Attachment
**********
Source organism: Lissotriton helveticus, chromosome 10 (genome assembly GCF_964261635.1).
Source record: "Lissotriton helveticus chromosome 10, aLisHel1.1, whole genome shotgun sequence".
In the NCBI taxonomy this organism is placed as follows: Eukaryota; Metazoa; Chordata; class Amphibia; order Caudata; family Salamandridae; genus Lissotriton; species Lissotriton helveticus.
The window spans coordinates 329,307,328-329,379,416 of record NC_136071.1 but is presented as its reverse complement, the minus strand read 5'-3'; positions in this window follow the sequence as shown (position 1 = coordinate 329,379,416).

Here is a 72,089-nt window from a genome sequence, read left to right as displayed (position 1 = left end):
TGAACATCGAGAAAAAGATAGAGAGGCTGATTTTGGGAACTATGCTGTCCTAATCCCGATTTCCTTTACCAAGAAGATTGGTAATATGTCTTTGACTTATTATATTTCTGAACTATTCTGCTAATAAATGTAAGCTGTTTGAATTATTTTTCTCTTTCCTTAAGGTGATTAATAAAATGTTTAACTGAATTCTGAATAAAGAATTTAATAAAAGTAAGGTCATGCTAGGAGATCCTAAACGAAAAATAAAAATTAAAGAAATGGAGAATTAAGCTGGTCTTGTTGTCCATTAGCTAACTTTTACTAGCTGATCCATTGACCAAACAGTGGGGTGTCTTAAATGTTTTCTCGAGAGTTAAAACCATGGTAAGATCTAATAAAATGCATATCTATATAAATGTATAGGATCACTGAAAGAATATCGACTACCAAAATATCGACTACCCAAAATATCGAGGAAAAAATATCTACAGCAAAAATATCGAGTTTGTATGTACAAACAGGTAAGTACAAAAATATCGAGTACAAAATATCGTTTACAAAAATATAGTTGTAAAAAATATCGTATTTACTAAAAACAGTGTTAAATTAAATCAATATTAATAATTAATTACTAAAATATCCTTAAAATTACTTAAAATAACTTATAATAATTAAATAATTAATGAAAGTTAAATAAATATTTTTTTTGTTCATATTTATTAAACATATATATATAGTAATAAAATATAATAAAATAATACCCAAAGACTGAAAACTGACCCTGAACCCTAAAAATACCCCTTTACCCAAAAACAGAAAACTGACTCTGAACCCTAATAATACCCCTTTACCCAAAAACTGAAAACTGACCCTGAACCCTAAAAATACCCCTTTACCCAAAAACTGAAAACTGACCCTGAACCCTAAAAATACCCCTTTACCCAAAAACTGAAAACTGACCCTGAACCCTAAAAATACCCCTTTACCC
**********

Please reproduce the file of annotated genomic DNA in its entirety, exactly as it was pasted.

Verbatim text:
Source organism: Lissotriton helveticus, chromosome 10 (genome assembly GCF_964261635.1).
Source record: "Lissotriton helveticus chromosome 10, aLisHel1.1, whole genome shotgun sequence".
In the NCBI taxonomy this organism is placed as follows: Eukaryota; Metazoa; Chordata; class Amphibia; order Caudata; family Salamandridae; genus Lissotriton; species Lissotriton helveticus.
The window spans coordinates 329,307,328-329,379,416 of record NC_136071.1 but is presented as its reverse complement, the minus strand read 5'-3'; positions in this window follow the sequence as shown (position 1 = coordinate 329,379,416).

Here is a 72,089-nt window from a genome sequence, read left to right as displayed (position 1 = left end):
TGAACATCGAGAAAAAGATAGAGAGGCTGATTTTGGGAACTATGCTGTCCTAATCCCGATTTCCTTTACCAAGAAGATTGGTAATATGTCTTTGACTTATTATATTTCTGAACTATTCTGCTAATAAATGTAAGCTGTTTGAATTATTTTTCTCTTTCCTTAAGGTGATTAATAAAATGTTTAACTGAATTCTGAATAAAGAATTTAATAAAAGTAAGGTCATGCTAGGAGATCCTAAACGAAAAATAAAAATTAAAGAAATGGAGAATTAAGCTGGTCTTGTTGTCCATTAGCTAACTTTTACTAGCTGATCCATTGACCAAACAGTGGGGTGTCTTAAATGTTTTCTCGAGAGTTAAAACCATGGTAAGATCTAATAAAATGCATATCTATATAAATGTATAGGATCACTGAAAGAATATCGACTACCAAAATATCGACTACCCAAAATATCGAGGAAAAAATATCTACAGCAAAAATATCGAGTTTGTATGTACAAACAGGTAAGTACAAAAATATCGAGTACAAAATATCGTTTACAAAAATATAGTTGTAAAAAATATCGTATTTACTAAAAACAGTGTTAAATTAAATCAATATTAATAATTAATTACTAAAATATCCTTAAAATTACTTAAAATAACTTATAATAATTAAATAATTAATGAAAGTTAAATAAATATTTTTTTTGTTCATATTTATTAAACATATATATATAGTAATAAAATATAATAAAATAATACCCAAAGACTGAAAACTGACCCTGAACCCTAAAAATACCCCTTTACCCAAAAACAGAAAACTGACTCTGAACCCTAATAATACCCCTTTACCCAAAAACTGAAAACTGACCCTGAACCCTAAAAATACCCCTTTACCCAAAAACTGAAAACTGACCCTGAACCCTAAAAATACCCCTTTACCCAAAAACTGAAAACTGACCCTGAACCCTAAAAATACCCCTTTACCC